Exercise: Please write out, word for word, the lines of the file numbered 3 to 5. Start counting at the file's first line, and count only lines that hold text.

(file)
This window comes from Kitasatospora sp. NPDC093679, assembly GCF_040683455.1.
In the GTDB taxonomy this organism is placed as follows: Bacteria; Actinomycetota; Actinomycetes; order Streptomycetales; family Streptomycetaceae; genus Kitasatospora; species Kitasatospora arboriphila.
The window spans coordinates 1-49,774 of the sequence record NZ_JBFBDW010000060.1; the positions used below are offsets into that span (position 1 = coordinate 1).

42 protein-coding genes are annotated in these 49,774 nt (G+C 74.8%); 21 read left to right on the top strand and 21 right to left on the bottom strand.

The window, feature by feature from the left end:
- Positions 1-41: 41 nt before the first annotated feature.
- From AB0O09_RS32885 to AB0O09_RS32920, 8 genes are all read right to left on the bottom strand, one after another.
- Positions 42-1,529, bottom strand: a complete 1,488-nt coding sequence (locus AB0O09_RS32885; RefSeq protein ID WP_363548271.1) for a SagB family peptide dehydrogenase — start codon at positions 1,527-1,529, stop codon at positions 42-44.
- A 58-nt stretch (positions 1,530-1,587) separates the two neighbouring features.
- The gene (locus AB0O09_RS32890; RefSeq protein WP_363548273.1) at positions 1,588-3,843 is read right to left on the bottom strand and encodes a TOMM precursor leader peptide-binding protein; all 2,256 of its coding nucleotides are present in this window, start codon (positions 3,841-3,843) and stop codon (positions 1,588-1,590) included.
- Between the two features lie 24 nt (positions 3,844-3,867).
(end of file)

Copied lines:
The window spans coordinates 1-49,774 of the sequence record NZ_JBFBDW010000060.1; the positions used below are offsets into that span (position 1 = coordinate 1).

42 protein-coding genes are annotated in these 49,774 nt (G+C 74.8%); 21 read left to right on the top strand and 21 right to left on the bottom strand.

The window, feature by feature from the left end: